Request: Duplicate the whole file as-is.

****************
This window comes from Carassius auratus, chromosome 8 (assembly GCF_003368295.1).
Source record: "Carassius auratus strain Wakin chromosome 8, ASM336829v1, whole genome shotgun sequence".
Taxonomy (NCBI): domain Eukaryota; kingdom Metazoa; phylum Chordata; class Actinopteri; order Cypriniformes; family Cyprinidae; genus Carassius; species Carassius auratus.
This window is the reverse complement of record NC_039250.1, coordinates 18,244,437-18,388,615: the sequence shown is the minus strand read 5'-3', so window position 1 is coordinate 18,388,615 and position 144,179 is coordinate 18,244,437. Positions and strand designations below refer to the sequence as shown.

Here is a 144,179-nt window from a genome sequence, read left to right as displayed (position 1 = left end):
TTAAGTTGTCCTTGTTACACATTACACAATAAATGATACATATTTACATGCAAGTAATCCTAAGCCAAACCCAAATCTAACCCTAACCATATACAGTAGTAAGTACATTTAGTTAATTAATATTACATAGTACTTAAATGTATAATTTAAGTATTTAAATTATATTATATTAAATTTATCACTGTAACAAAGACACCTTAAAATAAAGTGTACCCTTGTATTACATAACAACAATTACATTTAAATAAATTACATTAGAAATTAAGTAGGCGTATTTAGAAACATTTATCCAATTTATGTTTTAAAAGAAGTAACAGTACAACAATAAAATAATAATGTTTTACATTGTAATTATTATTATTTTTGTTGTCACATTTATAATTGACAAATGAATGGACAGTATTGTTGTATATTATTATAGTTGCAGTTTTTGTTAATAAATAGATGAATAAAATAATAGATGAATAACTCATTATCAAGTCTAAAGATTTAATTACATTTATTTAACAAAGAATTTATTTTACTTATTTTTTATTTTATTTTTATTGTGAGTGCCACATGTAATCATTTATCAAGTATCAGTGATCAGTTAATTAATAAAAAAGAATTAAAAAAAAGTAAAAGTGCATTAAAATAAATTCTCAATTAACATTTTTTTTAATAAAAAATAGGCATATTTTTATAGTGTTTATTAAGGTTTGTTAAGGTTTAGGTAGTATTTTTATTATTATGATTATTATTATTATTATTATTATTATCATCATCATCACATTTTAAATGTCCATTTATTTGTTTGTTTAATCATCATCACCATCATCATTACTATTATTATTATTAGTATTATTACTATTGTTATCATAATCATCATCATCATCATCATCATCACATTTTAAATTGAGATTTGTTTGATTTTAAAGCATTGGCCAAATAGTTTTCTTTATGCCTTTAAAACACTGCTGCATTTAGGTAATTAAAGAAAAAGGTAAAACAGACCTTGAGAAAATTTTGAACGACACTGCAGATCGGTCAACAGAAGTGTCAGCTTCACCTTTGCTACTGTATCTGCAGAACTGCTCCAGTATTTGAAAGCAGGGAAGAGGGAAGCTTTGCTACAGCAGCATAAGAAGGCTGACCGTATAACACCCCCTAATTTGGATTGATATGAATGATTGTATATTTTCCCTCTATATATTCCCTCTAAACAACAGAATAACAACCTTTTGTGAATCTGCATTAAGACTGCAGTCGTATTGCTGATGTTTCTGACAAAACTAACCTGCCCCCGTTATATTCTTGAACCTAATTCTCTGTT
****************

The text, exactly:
This window comes from Carassius auratus, chromosome 8 (assembly GCF_003368295.1).
Source record: "Carassius auratus strain Wakin chromosome 8, ASM336829v1, whole genome shotgun sequence".
Taxonomy (NCBI): domain Eukaryota; kingdom Metazoa; phylum Chordata; class Actinopteri; order Cypriniformes; family Cyprinidae; genus Carassius; species Carassius auratus.
This window is the reverse complement of record NC_039250.1, coordinates 18,244,437-18,388,615: the sequence shown is the minus strand read 5'-3', so window position 1 is coordinate 18,388,615 and position 144,179 is coordinate 18,244,437. Positions and strand designations below refer to the sequence as shown.

Here is a 144,179-nt window from a genome sequence, read left to right as displayed (position 1 = left end):
TTAAGTTGTCCTTGTTACACATTACACAATAAATGATACATATTTACATGCAAGTAATCCTAAGCCAAACCCAAATCTAACCCTAACCATATACAGTAGTAAGTACATTTAGTTAATTAATATTACATAGTACTTAAATGTATAATTTAAGTATTTAAATTATATTATATTAAATTTATCACTGTAACAAAGACACCTTAAAATAAAGTGTACCCTTGTATTACATAACAACAATTACATTTAAATAAATTACATTAGAAATTAAGTAGGCGTATTTAGAAACATTTATCCAATTTATGTTTTAAAAGAAGTAACAGTACAACAATAAAATAATAATGTTTTACATTGTAATTATTATTATTTTTGTTGTCACATTTATAATTGACAAATGAATGGACAGTATTGTTGTATATTATTATAGTTGCAGTTTTTGTTAATAAATAGATGAATAAAATAATAGATGAATAACTCATTATCAAGTCTAAAGATTTAATTACATTTATTTAACAAAGAATTTATTTTACTTATTTTTTATTTTATTTTTATTGTGAGTGCCACATGTAATCATTTATCAAGTATCAGTGATCAGTTAATTAATAAAAAAGAATTAAAAAAAAGTAAAAGTGCATTAAAATAAATTCTCAATTAACATTTTTTTTAATAAAAAATAGGCATATTTTTATAGTGTTTATTAAGGTTTGTTAAGGTTTAGGTAGTATTTTTATTATTATGATTATTATTATTATTATTATTATTATCATCATCATCACATTTTAAATGTCCATTTATTTGTTTGTTTAATCATCATCACCATCATCATTACTATTATTATTATTAGTATTATTACTATTGTTATCATAATCATCATCATCATCATCATCATCACATTTTAAATTGAGATTTGTTTGATTTTAAAGCATTGGCCAAATAGTTTTCTTTATGCCTTTAAAACACTGCTGCATTTAGGTAATTAAAGAAAAAGGTAAAACAGACCTTGAGAAAATTTTGAACGACACTGCAGATCGGTCAACAGAAGTGTCAGCTTCACCTTTGCTACTGTATCTGCAGAACTGCTCCAGTATTTGAAAGCAGGGAAGAGGGAAGCTTTGCTACAGCAGCATAAGAAGGCTGACCGTATAACACCCCCTAATTTGGATTGATATGAATGATTGTATATTTTCCCTCTATATATTCCCTCTAAACAACAGAATAACAACCTTTTGTGAATCTGCATTAAGACTGCAGTCGTATTGCTGATGTTTCTGACAAAACTAACCTGCCCCCGTTATATTCTTGAACCTAATTCTCTGTT